Finding a psychologist

The following is written in the context of Connecticut in the USA.

Psychologists and therapy

A psychologist is someone you see regularly, for example once weekly for a month. In the appointment you will usually talk at length about your day to day life and things that cause problems. The psychologists will help you to understand how you can improve your situation.

Seeing a psychologist is something that can be done for a short, time-limited period–e.g., 8 weeks, or 12 weeks. You do not typically see a psychologist for long, drawn-out periods without any benefit (if this is the case and you are still suffering, you can consider changing clinician). One frequently used approach is Cognitive Behavior Therapy (CBT).

People who can help deal with mood disorder:

  • Psychologists are people who specialize in treating mood by therapy. They often have a specific approach; e.g., a structured 12-week approach to help you improve your life and control your depression or anxiety. Psychologists must have a doctorate. This is typically a five year degree taken after college. A traditional PhD (Doctor of Philosophy) involves clinical training - working with patients - as well as research training. A PsyD (Doctor of Psychology) focuses largely on clinical training.

  • Psychiatrists are medical doctors who typically specialize in treating mood via medication. They often also use talk therapy, but to a lesser extent (often much less). People often see both a psychologist and a psychiatrist in the same period to improve their mood.

  • Therapist, counsellors. ‘Therapist’ and ‘counselor’ are generic terms used to refer to someone who talks with people to help improve the quality of their life. Therapists include psychologists, but also many others trained in different ways and with (typically) a different focus to psychologists. For example:

    • Social workers (e.g., Licensed Clinical Social Workers [LCSW] or Licensed Master Social Worker [LMSW]) help treat psychological disorder. They are often particularly skilled in understanding and helping patients access broader services that they can benefit from. LMSW diagnose mental health disorder, LCSW do so under the supervision of another professional. In Connecticut a Master’s degree is required to work in Social Work.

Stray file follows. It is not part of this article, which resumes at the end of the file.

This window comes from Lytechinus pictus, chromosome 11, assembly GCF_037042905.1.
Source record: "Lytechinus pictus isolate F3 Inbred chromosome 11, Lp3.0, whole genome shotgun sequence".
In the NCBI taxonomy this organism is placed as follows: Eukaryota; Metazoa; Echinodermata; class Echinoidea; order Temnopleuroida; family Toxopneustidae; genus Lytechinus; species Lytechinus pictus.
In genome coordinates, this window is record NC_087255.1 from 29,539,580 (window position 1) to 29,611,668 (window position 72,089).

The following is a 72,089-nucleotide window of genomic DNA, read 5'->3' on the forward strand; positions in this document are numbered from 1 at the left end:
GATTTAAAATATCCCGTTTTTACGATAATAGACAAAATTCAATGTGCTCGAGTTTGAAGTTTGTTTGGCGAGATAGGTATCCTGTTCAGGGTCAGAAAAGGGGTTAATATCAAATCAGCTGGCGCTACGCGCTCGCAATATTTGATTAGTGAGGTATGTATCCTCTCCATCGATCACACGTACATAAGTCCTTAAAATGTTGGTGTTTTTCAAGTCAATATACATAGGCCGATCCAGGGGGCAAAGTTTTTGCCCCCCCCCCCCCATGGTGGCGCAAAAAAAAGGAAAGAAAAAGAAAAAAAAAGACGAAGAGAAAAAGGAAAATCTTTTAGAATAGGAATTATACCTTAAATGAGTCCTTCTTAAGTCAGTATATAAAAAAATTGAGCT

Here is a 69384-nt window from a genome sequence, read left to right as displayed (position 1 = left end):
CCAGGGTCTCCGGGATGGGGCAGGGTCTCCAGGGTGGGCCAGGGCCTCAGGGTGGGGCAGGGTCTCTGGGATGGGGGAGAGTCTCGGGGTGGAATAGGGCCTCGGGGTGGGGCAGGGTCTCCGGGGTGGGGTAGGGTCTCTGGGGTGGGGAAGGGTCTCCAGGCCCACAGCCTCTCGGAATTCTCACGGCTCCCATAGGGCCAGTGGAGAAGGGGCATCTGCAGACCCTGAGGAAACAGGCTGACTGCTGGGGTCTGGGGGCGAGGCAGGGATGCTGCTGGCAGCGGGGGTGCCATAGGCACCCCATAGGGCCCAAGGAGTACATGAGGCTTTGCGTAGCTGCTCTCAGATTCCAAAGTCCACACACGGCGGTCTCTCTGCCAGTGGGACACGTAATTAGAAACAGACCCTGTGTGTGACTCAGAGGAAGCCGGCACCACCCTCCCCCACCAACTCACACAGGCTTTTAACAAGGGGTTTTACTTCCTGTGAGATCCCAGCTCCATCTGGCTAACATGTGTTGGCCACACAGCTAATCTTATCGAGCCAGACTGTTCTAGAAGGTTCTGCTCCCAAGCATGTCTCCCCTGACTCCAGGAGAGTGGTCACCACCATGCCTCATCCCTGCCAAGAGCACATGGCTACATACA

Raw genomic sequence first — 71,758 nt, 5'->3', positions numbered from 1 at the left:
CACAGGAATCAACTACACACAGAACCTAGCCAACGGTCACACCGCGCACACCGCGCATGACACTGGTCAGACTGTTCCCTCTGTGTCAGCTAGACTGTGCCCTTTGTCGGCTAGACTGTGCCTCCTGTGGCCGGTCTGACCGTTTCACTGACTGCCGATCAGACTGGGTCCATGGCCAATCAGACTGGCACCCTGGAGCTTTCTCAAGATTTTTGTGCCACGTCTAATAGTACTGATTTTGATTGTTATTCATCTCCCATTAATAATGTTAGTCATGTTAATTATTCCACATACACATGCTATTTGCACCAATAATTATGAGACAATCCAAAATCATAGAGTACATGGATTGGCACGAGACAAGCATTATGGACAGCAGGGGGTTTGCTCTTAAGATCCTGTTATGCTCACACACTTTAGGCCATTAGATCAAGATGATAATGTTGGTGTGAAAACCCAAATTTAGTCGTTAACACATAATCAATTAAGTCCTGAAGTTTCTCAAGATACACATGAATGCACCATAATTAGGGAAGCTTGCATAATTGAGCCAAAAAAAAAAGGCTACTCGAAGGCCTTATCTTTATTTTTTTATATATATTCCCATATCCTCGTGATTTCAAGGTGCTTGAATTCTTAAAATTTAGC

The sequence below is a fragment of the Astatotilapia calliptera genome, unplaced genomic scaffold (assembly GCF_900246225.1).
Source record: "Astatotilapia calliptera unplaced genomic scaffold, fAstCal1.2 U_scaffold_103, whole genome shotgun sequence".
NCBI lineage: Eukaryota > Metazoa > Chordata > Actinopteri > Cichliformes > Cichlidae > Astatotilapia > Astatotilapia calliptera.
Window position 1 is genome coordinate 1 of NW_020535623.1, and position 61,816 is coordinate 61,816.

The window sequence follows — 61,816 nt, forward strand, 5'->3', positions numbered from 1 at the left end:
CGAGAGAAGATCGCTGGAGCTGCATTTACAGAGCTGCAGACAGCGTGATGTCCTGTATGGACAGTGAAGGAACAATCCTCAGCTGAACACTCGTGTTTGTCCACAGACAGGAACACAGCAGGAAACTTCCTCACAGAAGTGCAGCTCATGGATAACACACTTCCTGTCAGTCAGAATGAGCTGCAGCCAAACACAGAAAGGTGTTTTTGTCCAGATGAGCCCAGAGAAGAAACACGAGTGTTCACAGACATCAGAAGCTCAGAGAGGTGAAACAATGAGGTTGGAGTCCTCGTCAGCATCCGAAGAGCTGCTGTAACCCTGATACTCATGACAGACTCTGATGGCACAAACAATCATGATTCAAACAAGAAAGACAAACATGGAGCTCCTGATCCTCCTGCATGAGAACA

• Licensed Marriage and Family Therapist (LMFT) specialize in providing therapy to couples and families. LMFT typically have a graduate degree in marriage and family therapy (Masters or Doctorate).

Why would you see a psychologist when you have epilepsy 

To put it mildly: Epilepsy can be complex, exhausting, and challenging. While many people with epilepsy have well controlled seizures and live happy lives, it’s not uncommon for people to experience anxiety or depression. These generic terms do not do justice to just how hard the experience of these conditions can be. You might be referred to a psychologist because:

  • You are feeling overwhelmed by your epilepsy. When epilepsy is diagnosed, it often takes time to understand what epilepsy is, how you can best manage and treat it, and how you can still be yourself alongside epilepsy.

  • You are depressed or stressed/anxious about your seizures. At times people can be afraid to go out due to their seizures, or be embarrassed by their diagnosis or limitations.

  • You may have conflict with your partner. Managing epilepsy can also be challenging for couples and therapy can help improve how you do this and your relationship with one another.

  • You may have had epilepsy surgery and be adjusting to life with reduced seizures or without seizures. This can, surprisingly, take quite a bit of adjustment for both the person and their family.

Finding a psychologist covered by your health plan.

To find a psychologist covered by your insurance, search for “find provider [insurer]”. You should be able to find a searchable list of therapists (often referred to as “behavioral health provider” or “behavioral health specialist”). You may need to click “find a doctor” then choose “therapist” (or similar).

Examples for Connecticut:

  • Anthem Blue Cross:

  • Aetna:

  • Husky:

  • Medicare:

Contacting a therapist

It is normal to organize a first appointment to see if you are a good fit with a psychologist/therapist. You should expect them to want to learn about you and your background, and what you want to get out of the therapy. It can be helpful to meet a number of therapists (e.g., 3-4) before making a decision about who you would like to see for an ongoing period.

If you see one psychologist and it is not a good fit, it can be disappointing. Psychologists vary markedly in their approach and their interpersonal styles in therapy, and research has shown that the quality of the relationship with the clinician is the key factor that predicts if therapy is useful. So if a first therapist has not worked after a few sessions, it is helpful to try a different therapist.